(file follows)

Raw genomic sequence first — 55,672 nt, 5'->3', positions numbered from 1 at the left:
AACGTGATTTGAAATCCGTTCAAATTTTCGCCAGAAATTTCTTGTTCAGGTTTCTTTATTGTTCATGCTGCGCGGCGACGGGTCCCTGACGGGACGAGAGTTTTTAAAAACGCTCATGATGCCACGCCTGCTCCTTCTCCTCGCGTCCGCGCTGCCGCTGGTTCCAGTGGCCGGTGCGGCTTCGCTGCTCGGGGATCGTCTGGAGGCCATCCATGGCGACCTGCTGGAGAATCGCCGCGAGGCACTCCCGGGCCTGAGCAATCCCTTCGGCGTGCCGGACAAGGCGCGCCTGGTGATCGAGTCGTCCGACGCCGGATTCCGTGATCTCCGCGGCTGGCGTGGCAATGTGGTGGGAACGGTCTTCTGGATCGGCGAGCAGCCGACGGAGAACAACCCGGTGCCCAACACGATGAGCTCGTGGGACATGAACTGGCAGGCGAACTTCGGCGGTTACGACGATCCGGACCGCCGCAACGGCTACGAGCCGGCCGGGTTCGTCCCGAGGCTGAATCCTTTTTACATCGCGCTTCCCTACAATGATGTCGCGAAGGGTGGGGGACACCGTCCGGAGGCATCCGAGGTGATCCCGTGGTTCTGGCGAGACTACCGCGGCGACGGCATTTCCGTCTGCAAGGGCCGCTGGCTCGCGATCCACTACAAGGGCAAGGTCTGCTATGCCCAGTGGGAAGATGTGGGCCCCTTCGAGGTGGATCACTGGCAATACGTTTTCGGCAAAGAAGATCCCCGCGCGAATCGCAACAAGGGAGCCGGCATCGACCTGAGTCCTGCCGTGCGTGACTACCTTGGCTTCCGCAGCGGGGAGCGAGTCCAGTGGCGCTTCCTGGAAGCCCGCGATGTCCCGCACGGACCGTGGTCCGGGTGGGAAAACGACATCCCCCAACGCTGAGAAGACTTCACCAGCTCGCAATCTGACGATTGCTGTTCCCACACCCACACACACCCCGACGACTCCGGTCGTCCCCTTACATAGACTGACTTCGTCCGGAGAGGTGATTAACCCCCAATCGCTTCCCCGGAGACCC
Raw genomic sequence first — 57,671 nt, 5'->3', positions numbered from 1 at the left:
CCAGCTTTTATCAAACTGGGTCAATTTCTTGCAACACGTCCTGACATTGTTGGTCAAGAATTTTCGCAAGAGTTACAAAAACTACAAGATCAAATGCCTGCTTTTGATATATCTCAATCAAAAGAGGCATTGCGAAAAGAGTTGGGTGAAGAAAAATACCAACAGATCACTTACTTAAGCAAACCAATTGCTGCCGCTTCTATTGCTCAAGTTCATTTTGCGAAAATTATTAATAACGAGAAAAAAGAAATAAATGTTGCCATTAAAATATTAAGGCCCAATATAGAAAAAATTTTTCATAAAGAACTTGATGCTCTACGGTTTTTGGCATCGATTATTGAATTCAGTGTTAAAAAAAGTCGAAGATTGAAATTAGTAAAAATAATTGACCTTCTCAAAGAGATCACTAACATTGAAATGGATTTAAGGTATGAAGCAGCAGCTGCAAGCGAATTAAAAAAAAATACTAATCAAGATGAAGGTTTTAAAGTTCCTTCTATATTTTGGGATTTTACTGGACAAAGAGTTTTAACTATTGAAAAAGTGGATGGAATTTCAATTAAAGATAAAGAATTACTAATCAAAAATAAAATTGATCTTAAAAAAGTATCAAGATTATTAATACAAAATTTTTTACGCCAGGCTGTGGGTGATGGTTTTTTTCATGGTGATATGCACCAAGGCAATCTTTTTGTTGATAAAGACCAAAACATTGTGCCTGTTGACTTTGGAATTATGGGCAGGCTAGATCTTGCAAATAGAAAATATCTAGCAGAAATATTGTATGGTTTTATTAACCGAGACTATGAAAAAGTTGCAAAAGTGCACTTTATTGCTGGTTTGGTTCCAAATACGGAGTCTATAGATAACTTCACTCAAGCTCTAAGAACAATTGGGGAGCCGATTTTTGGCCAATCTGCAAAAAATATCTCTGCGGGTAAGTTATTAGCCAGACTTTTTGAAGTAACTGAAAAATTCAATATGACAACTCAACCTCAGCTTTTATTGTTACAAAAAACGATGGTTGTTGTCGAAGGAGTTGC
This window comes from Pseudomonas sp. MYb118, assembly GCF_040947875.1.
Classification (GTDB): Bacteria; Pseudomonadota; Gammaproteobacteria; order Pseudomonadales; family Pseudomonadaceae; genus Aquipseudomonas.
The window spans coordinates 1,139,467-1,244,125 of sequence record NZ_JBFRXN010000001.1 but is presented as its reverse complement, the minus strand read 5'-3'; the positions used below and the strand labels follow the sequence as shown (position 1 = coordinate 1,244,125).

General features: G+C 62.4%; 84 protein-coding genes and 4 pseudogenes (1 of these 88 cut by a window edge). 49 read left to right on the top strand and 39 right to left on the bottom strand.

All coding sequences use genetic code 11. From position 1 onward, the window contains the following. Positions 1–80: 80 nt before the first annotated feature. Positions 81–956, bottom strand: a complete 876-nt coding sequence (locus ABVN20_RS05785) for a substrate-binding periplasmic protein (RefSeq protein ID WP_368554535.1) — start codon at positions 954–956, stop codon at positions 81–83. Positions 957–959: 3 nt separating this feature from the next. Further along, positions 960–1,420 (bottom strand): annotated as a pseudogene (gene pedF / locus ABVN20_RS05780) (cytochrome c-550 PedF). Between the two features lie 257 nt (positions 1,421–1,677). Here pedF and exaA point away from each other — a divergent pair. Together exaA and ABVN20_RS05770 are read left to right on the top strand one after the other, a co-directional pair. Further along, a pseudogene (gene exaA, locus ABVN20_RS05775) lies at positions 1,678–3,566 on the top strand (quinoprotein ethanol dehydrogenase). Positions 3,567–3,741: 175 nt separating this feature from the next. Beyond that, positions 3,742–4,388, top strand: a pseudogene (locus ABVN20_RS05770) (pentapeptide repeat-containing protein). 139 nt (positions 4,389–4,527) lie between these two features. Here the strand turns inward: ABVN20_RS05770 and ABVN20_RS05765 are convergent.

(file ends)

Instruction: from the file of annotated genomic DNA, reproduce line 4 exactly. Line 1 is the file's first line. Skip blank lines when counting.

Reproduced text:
CCAGCTTTTATCAAACTGGGTCAATTTCTTGCAACACGTCCTGACATTGTTGGTCAAGAATTTTCGCAAGAGTTACAAAAACTACAAGATCAAATGCCTGCTTTTGATATATCTCAATCAAAAGAGGCATTGCGAAAAGAGTTGGGTGAAGAAAAATACCAACAGATCACTTACTTAAGCAAACCAATTGCTGCCGCTTCTATTGCTCAAGTTCATTTTGCGAAAATTATTAATAACGAGAAAAAAGAAATAAATGTTGCCATTAAAATATTAAGGCCCAATATAGAAAAAATTTTTCATAAAGAACTTGATGCTCTACGGTTTTTGGCATCGATTATTGAATTCAGTGTTAAAAAAAGTCGAAGATTGAAATTAGTAAAAATAATTGACCTTCTCAAAGAGATCACTAACATTGAAATGGATTTAAGGTATGAAGCAGCAGCTGCAAGCGAATTAAAAAAAAATACTAATCAAGATGAAGGTTTTAAAGTTCCTTCTATATTTTGGGATTTTACTGGACAAAGAGTTTTAACTATTGAAAAAGTGGATGGAATTTCAATTAAAGATAAAGAATTACTAATCAAAAATAAAATTGATCTTAAAAAAGTATCAAGATTATTAATACAAAATTTTTTACGCCAGGCTGTGGGTGATGGTTTTTTTCATGGTGATATGCACCAAGGCAATCTTTTTGTTGATAAAGACCAAAACATTGTGCCTGTTGACTTTGGAATTATGGGCAGGCTAGATCTTGCAAATAGAAAATATCTAGCAGAAATATTGTATGGTTTTATTAACCGAGACTATGAAAAAGTTGCAAAAGTGCACTTTATTGCTGGTTTGGTTCCAAATACGGAGTCTATAGATAACTTCACTCAAGCTCTAAGAACAATTGGGGAGCCGATTTTTGGCCAATCTGCAAAAAATATCTCTGCGGGTAAGTTATTAGCCAGACTTTTTGAAGTAACTGAAAAATTCAATATGACAACTCAACCTCAGCTTTTATTGTTACAAAAAACGATGGTTGTTGTCGAAGGAGTTGC